Positive Phase II results for CNS drug neflamapimod
Neflamapimod taken three times a day significantly improved cognition in trial participants with mild-to-moderate dementia with Lewy bodies (DLB).
A Phase II trial evaluating neflamapimod in patients with mild-to-moderate dementia with Lewy bodies (DLB) has met its primary endpoint; in patients who received the drug three times a day there was significant improvement in cognition, assessed by the Neuropsychological Test Battery (NTB). In addition, statistically significant improvements were evident on multiple secondary clinical endpoints. The full results will be shared today (7 October 2020) during an oral presentation at the 13th Clinical Trials in Alzheimer’s Disease (CTAD) meeting.
In the double-blind placebo-controlled AscenD-LB study, a total of 91 patients were randomised 1:1 to receive either 40mg neflamapimod capsules or matching placebos. The dose-regimen of neflamapimod was based on weight, with study participants weighing >80kg receiving capsules twice-daily (BID) and those weighing ≥80 kg received capsules three-times-a-day (TID).
Those who received neflamapimod TID showed significant improvements in cognition compared to those who received neflamapimod BID or placebo.
Overall neflamapimod was very well tolerated. While there were 10 early treatment discontinuations, none were due to drug-related adverse events. Four were due to intercurrent illness (two each in placebo and neflamapimod BID recipients) and six due to withdrawal of consent and/or disease worsening (two in placebo and four in neflamapimod BID). There were four serious adverse events (SAEs) reported in the placebo group and three in neflamapimod BID recipients, all of which were considered unrelated to study drug administration. There were no SAEs or early treatment discontinuations amongst neflamapimod TID recipients.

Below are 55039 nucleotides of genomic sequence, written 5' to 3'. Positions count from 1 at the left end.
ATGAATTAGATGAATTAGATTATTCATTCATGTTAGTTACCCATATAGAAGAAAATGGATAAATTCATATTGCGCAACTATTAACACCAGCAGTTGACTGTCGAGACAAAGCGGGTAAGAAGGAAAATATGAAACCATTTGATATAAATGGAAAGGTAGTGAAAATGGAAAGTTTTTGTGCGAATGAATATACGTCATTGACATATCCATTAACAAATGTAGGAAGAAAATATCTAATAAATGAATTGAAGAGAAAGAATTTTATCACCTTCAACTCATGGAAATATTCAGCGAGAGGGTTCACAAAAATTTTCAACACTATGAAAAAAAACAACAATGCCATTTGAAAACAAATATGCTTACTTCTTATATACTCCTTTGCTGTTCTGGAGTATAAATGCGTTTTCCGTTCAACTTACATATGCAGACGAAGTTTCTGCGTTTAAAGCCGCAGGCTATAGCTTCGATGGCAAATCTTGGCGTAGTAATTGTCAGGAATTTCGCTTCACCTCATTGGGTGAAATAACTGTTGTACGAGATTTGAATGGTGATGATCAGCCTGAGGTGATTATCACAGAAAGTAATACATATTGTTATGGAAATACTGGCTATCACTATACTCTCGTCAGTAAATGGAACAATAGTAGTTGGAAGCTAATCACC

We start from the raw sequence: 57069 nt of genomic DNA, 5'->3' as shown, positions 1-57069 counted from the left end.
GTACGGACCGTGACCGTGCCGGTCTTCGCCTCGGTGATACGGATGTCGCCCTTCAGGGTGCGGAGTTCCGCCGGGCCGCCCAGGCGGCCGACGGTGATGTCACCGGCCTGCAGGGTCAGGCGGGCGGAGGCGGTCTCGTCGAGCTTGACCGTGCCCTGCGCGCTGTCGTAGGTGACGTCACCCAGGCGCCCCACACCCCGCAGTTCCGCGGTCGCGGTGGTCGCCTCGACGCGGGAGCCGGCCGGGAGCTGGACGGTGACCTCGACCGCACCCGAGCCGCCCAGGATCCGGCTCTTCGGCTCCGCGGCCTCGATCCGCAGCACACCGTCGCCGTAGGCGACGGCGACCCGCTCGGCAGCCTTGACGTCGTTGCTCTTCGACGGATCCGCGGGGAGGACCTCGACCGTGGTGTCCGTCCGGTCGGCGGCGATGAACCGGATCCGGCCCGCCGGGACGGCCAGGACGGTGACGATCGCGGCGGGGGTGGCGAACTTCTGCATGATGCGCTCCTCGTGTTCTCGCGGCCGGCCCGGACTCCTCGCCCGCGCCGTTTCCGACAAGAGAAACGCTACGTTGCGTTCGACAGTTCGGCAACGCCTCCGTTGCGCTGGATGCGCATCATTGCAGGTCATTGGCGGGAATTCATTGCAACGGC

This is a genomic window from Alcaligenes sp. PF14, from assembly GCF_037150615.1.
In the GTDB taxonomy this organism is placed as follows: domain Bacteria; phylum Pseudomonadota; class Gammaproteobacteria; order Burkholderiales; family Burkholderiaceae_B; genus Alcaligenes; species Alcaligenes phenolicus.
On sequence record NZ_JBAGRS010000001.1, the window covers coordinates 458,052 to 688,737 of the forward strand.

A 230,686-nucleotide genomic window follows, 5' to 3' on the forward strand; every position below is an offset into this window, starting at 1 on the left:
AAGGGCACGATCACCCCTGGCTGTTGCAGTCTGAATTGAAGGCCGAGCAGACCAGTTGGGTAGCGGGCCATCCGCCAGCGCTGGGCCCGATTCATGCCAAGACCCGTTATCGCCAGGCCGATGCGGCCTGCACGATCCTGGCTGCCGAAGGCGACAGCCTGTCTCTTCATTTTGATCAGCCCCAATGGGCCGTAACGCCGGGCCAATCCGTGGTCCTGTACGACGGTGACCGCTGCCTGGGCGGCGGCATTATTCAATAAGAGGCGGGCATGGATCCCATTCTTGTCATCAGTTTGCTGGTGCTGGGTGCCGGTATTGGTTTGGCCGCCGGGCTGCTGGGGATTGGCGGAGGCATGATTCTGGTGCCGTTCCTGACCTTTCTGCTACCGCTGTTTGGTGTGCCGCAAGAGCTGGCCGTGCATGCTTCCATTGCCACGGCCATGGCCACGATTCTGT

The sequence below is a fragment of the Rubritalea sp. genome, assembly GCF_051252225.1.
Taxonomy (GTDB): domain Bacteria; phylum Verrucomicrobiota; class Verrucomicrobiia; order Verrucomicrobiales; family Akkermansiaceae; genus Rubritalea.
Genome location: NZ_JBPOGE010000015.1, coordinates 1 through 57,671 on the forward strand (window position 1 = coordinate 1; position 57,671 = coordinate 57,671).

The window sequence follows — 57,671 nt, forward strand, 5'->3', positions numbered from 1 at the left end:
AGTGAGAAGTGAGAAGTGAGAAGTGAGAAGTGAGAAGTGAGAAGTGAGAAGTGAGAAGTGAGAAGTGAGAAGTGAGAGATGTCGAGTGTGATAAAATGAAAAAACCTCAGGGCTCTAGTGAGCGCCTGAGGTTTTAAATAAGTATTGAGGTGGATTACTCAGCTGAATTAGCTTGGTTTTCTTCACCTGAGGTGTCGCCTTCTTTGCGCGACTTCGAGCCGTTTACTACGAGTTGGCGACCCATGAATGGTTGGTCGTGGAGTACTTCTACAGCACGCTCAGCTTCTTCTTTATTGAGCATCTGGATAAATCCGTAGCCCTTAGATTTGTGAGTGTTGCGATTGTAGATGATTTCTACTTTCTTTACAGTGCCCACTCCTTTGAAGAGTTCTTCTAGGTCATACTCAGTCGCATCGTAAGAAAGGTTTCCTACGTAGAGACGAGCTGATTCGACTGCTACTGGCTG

Based on the Phase II study results, the company plans to advance development of neflamapimod into Phase III.
Neflamapimod is a small molecule drug that penetrates the brain and inhibits the intra-cellular enzyme p38 MAP kinase alpha (p38α). P38α is expressed in neurons under conditions of stress and disease and is known to play a major role in inflammation-induced synaptic toxicity, leading to impairment of synaptic function. Synaptic dysfunction drives the deficits in cognitive function characteristic of many CNS diseases, including DLB and Alzheimer’s.
“The data from the trial of neflamapimod in DLB are very encouraging,” said Dr Jeffrey Cummings, Joy Chambers-Grundy Professor of Brain Science and Director of the Chambers-Grundy Center for Transformative Science at the University of Nevada – Las Vegas (UNLV) School of Integrated Health Sciences, US. “Not only was the prespecified primary outcome met for the three times daily dose arm but supportive trends were observed in several of the secondary outcomes, setting the stage for more extensive testing. There are no approved treatments for DLB, the second most common cause of neurodegenerative dementia, and there is an urgent need to find therapies for this and related disorders such as Alzheimer’s disease.”
Neflamapimod as a treatment for DLB received Fast Track designation from the US Food and Drug Administration (FDA) in November 2019.
For more information on the AscenD-LB trial click: NCT04001517.